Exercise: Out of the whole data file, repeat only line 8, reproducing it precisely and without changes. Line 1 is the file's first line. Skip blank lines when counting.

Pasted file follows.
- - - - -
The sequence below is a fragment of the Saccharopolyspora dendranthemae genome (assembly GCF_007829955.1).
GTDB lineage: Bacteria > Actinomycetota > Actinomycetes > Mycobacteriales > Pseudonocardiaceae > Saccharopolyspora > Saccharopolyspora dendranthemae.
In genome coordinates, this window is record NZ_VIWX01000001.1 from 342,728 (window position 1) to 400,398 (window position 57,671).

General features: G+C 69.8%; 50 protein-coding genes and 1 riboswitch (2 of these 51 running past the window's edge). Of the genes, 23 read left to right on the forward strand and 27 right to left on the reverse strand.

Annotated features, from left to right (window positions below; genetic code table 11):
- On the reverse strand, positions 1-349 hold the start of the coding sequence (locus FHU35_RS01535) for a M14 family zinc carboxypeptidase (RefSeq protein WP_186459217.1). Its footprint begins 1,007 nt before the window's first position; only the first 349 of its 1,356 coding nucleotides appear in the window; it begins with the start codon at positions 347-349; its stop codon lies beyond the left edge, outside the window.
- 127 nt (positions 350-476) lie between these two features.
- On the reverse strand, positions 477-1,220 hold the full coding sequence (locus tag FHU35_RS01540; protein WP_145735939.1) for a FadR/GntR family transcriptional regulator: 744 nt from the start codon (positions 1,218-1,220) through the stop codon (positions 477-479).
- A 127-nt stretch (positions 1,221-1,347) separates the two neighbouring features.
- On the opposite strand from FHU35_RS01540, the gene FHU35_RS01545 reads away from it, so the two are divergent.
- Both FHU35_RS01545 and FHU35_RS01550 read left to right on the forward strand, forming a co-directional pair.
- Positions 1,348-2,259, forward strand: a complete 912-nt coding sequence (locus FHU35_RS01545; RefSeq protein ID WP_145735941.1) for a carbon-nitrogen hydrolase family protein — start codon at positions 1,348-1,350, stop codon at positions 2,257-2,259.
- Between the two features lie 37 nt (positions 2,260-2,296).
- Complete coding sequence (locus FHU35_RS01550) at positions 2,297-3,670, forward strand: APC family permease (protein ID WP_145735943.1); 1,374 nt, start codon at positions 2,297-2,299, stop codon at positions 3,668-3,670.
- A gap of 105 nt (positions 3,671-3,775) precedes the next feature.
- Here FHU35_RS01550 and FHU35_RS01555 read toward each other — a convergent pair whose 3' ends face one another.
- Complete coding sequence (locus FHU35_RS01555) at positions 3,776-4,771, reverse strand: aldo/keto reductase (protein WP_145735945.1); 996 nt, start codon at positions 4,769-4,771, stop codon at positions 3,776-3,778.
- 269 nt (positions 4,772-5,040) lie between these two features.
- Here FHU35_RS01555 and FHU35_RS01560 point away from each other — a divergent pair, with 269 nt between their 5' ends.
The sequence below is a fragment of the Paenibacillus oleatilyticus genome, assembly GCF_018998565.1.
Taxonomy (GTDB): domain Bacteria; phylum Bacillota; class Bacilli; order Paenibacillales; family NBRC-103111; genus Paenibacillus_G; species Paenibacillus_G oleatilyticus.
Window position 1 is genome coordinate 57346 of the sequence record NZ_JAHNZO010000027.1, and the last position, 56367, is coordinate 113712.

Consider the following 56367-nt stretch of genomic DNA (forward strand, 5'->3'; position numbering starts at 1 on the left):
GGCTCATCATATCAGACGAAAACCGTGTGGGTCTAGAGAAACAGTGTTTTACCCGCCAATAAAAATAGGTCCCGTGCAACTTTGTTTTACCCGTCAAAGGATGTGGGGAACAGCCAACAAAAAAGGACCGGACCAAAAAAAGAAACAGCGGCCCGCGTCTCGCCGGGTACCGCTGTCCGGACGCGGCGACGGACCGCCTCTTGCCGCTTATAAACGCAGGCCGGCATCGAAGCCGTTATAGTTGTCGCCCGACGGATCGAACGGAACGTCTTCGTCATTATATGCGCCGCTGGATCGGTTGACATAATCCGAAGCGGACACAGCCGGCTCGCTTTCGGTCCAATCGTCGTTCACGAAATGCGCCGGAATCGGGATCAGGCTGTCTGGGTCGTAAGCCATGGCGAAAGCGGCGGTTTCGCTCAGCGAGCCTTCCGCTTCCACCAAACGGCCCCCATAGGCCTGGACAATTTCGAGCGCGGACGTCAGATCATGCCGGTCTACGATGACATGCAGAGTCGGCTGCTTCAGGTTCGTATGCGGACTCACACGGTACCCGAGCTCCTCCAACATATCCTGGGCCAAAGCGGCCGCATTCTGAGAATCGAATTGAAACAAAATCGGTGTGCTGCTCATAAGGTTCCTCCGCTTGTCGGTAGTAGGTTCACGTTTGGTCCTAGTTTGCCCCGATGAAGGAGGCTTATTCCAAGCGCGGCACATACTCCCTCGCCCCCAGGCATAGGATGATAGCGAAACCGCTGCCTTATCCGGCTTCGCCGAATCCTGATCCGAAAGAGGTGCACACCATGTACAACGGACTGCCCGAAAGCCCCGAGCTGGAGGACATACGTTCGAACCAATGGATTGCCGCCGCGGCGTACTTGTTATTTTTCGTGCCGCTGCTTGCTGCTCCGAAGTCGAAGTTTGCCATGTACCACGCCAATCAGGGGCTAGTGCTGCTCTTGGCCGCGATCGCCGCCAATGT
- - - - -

- On the reverse strand, positions 477-1,220 hold the full coding sequence (locus tag FHU35_RS01540; protein WP_145735939.1) for a FadR/GntR family transcriptional regulator: 744 nt from the start codon (positions 1,218-1,220) through the stop codon (positions 477-479).